by Rachel Christopherson

surfer walking on beach next to seawall
Seawall in southern California (Credit: Pixabay public domain images )

California’s coast is one of the premier locations to live in the world. Home to millions of people, as well as a great diversity of natural features and habitats, it is also a place that is disappearing from beneath our feet. Over 30 percent of southern California’s coast is now a fortress against nature. But the fortress undermines itself. Sea walls and armoring protect properties for a time, but result in accelerated erosion in other parts of the shore, which eventually threatens even larger stretches of shore. In a study published in 2016, the Center for the Blue Economy and the Nature Conservancy put forward the concept of a market-based tradable permit system for shoreline protection. The incentive for land owners is a simpler system to navigate with less time for permitting (currently it can take years to get any kind of permit). The incentive from the environmental policy side is a more holistic, nature based management approach that will look at the entire coastline and the effects of each individual action on the entire system. Initial outcomes of this study show that indeed this marketplace approach is less hassle for homeowners while improving ecological impacts. The Nature Conservancy is pursuing funding for a more in-depth study that could be used to approach lawmakers for policy creation.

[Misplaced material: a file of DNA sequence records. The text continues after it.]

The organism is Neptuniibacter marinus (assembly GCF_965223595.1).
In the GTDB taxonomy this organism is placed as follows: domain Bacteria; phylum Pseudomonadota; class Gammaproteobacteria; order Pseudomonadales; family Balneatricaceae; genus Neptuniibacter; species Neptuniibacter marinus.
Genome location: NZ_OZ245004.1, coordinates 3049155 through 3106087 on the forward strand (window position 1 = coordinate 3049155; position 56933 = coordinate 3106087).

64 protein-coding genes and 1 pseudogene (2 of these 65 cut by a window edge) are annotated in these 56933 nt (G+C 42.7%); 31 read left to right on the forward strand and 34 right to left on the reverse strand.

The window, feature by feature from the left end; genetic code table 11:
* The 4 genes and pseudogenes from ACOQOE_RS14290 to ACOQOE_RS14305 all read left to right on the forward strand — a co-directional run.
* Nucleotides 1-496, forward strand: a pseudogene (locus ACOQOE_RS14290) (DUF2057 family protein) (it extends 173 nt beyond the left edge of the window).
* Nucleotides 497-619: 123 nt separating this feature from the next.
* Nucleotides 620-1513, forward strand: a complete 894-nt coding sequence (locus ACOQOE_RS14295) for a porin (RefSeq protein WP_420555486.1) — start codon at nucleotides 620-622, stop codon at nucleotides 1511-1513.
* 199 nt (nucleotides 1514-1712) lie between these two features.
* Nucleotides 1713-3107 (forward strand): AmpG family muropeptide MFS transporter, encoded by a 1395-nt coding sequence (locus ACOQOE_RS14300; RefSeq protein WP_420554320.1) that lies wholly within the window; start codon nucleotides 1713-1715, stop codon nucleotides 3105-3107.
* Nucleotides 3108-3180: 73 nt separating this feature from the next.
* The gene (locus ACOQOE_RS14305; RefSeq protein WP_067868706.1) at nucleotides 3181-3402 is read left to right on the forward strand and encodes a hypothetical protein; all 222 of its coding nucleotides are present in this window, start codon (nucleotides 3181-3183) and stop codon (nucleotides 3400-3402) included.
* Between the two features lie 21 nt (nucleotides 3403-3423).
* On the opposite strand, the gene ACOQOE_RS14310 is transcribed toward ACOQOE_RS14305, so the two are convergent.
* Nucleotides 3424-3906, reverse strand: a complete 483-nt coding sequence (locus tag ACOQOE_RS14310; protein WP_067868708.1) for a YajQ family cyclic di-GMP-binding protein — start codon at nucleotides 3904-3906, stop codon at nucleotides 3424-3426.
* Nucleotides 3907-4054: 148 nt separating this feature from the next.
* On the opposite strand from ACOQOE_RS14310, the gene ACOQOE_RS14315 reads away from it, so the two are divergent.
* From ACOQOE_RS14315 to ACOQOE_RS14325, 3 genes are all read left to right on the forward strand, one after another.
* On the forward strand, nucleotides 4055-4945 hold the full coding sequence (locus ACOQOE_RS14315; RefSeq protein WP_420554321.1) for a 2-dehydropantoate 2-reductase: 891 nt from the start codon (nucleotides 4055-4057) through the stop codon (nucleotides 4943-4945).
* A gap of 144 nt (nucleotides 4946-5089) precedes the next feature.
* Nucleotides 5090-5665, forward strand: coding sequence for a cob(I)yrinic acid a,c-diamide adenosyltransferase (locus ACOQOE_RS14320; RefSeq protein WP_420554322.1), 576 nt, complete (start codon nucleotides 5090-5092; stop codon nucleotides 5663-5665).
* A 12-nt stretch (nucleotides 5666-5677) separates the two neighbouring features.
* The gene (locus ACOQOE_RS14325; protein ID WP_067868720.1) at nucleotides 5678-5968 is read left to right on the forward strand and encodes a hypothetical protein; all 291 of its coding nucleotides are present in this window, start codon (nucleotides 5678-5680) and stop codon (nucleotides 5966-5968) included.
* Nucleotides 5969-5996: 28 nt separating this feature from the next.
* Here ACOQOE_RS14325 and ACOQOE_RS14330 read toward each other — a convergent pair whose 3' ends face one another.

For More Information

Read the Research Paper:  Tradeable Permits for Shoreline Protection